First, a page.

‘Wilson’: Scott Berg’s life of an academic turned war president
A. Scott Berg’s “Wilson” is a highly readable biography of Woodrow Wilson, the professor-turned-politician who resisted America’s entry into World War I, then embraced it. Berg appears at Town Hall Seattle on Wednesday Sept. 18.
Special to The Seattle Times
A. Scott Berg
The author of “Wilson” will discuss his book at 7:30 p.m. Wednesday at Town Hall Seattle. Tickets are $5; for more information go to townhallseattle.org.
by A. Scott Berg
Putnam, 818 pp., $40
“A. Scott Berg Completes Woodrow Wilson Book,” ran a headline last January in The New York Times. Few authors rate that sort of play, but Berg’s 2003 memoir of Katharine Hepburn had been a best-seller, and his biography, “Lindbergh” (1998), won a Pulitzer Prize.
“Wilson” is a decade’s work by one of the nation’s top biographers in a highly readable style. Its subject is the man who was president 100 years ago, a professor turned politician who plunged the nation into one of its bloodiest conflicts.
Among presidents, Wilson was the only career academic. As president of Princeton University he was renowned as an orator, and was elected governor of New Jersey in 1910. Two years later he was elected president, “arguably the least experienced person to hold the highest political office in the land,” Berg writes. Wilson’s ascent was even faster than Barack Obama’s.
Wilson was an idealist whose words moved millions. After the powers of Europe became entrenched in World War I, he offered to settle it on the idea of “peace without victory.” They declined. Pushed to enter the war, Wilson said there was such a thing as being “too proud to fight,” a phrase that baffled the public. Running for re-election in 1916, Wilson beat the Republican nominee, Charles Evans Hughes, with the slogan, “He kept us out of war.”
Then he got us in. Berg portrays a reluctant president, with boyhood memories of the Civil War, but engulfed in a tide of fervor. Wilson justified his eventual choice by saying that America would go to war “to make the world safe for democracy.” The war didn’t do that, and in a year and a half more than 112,000 American soldiers died of combat and disease, twice as many as would die in Vietnam.
That was Wilson’s way: Set a lofty goal and insist that that was what mattered. At war’s end he spent half a year in Paris trying to convince the Allies not to grab territory and impose a vindictive peace on Germany. The Treaty of Versailles did both of those things, but it included Wilson’s idea of an international League of Nations, and he insisted the Senate ratify it.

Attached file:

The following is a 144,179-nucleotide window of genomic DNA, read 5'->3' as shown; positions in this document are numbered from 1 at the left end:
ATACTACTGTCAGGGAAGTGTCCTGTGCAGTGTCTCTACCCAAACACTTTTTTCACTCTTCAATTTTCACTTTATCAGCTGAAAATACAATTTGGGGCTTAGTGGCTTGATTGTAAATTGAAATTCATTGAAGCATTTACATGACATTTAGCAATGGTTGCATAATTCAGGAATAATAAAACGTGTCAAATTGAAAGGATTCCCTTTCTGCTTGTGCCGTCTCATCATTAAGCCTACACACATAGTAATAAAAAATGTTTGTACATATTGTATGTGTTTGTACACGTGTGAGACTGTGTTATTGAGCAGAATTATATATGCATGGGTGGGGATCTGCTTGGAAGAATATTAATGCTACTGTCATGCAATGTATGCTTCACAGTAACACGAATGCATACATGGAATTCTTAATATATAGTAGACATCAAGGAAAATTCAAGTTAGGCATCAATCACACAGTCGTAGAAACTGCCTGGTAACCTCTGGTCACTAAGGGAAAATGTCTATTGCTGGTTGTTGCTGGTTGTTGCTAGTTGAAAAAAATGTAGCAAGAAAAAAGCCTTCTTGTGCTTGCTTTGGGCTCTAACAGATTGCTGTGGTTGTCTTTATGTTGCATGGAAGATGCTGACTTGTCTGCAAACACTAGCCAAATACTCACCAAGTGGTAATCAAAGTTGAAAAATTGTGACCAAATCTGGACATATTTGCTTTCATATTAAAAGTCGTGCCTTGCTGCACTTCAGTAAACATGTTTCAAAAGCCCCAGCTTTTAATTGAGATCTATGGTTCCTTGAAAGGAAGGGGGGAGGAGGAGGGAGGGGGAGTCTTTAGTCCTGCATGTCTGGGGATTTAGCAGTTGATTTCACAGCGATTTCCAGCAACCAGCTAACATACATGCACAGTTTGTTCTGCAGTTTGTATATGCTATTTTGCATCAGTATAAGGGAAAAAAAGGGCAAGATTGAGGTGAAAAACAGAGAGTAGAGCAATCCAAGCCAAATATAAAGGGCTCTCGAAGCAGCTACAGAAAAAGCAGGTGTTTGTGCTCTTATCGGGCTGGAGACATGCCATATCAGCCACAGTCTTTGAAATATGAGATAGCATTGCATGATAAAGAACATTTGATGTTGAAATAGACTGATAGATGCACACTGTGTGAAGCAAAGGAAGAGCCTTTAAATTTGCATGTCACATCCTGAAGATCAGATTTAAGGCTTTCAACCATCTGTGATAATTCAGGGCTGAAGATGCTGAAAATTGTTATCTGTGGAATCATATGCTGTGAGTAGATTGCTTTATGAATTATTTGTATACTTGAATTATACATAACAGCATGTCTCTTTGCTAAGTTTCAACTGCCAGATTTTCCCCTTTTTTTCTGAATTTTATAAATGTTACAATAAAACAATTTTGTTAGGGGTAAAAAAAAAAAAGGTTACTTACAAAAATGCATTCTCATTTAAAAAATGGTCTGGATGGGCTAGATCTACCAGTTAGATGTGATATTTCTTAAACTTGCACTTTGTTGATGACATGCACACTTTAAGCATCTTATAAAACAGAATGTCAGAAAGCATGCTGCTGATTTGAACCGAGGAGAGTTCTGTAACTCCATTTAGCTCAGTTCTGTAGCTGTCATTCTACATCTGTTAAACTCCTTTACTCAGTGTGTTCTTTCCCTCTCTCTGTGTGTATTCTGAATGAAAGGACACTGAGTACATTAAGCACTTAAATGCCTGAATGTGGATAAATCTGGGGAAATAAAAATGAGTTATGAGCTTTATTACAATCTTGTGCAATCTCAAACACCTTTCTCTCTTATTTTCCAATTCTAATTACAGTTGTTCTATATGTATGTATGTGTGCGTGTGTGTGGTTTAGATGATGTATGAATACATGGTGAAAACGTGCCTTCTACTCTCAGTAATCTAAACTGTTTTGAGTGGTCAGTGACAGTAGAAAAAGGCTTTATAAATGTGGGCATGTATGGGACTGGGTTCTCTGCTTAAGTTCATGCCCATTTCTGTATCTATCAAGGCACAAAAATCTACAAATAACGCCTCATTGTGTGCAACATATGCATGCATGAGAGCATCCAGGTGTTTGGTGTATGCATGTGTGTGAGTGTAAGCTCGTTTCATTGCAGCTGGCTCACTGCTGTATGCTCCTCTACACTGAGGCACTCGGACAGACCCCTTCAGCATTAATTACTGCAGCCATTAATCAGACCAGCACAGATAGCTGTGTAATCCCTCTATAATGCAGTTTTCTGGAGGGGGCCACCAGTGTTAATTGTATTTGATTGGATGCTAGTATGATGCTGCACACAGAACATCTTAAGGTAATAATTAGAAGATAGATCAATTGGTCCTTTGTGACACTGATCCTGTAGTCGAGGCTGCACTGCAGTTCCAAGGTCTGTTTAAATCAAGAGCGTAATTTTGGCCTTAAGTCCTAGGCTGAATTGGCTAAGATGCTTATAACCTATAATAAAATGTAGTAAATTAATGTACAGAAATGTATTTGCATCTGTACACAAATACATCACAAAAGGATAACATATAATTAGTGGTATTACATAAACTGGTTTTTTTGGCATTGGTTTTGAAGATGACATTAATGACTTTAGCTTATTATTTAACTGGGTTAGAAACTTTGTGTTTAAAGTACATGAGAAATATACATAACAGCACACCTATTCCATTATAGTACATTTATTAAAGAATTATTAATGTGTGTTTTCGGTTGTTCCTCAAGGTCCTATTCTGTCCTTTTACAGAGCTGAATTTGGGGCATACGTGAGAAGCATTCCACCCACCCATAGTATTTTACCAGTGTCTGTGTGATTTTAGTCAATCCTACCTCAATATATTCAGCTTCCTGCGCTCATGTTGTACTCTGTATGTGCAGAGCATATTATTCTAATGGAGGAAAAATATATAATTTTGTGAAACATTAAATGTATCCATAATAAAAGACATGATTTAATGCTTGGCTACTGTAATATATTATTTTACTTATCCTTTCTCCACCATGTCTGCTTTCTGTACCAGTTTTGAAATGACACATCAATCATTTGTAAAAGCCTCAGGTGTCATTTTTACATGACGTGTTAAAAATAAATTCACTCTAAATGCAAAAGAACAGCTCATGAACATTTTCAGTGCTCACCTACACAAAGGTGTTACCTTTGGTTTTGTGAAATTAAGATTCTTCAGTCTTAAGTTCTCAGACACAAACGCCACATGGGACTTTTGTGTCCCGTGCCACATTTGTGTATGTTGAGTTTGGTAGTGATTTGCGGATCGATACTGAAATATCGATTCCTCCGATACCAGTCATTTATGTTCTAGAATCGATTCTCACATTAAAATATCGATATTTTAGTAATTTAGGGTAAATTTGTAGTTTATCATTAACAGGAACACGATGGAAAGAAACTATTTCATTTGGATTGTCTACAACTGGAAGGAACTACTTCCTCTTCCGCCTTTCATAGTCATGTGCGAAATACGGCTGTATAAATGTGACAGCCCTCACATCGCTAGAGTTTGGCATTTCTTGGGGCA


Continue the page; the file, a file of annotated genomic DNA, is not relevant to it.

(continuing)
Berg’s biography presents the chairman of Foreign Relations Committee, Sen. Henry Cabot Lodge, as a Republican obstructionist on the treaty, which is what Wilson thought of him. It doesn’t take seriously Lodge’s position that the treaty surrendered Congress’ right to declare war.
Wilson could have had the treaty by giving in on this one point, which leading Democrats urged him to do. He wouldn’t, and the Senate voted it down. Wilson has had a lasting influence on U.S. foreign policy — much of its moral tone is from him — but he left office a beaten man.
His final fight for the League was a national campaign that included Seattle and Tacoma. The stress almost killed him; after he returned he suffered a major stroke. For months he was in the care of his wife, Edith, who was accused of taking over his job. Berg’s book shows that to a disturbing extent, she did.
Berg’s biography has a fine feeling for Wilson and the story of his life, but he does present Wilson mostly from Wilson’s point of view. For a more critical look at the 20th century’s first war president, the reader will have to look elsewhere, such as Thomas Fleming’s “The Illusion of Victory” (2003).
Bruce Ramsey is a Seattle Times editorial writer.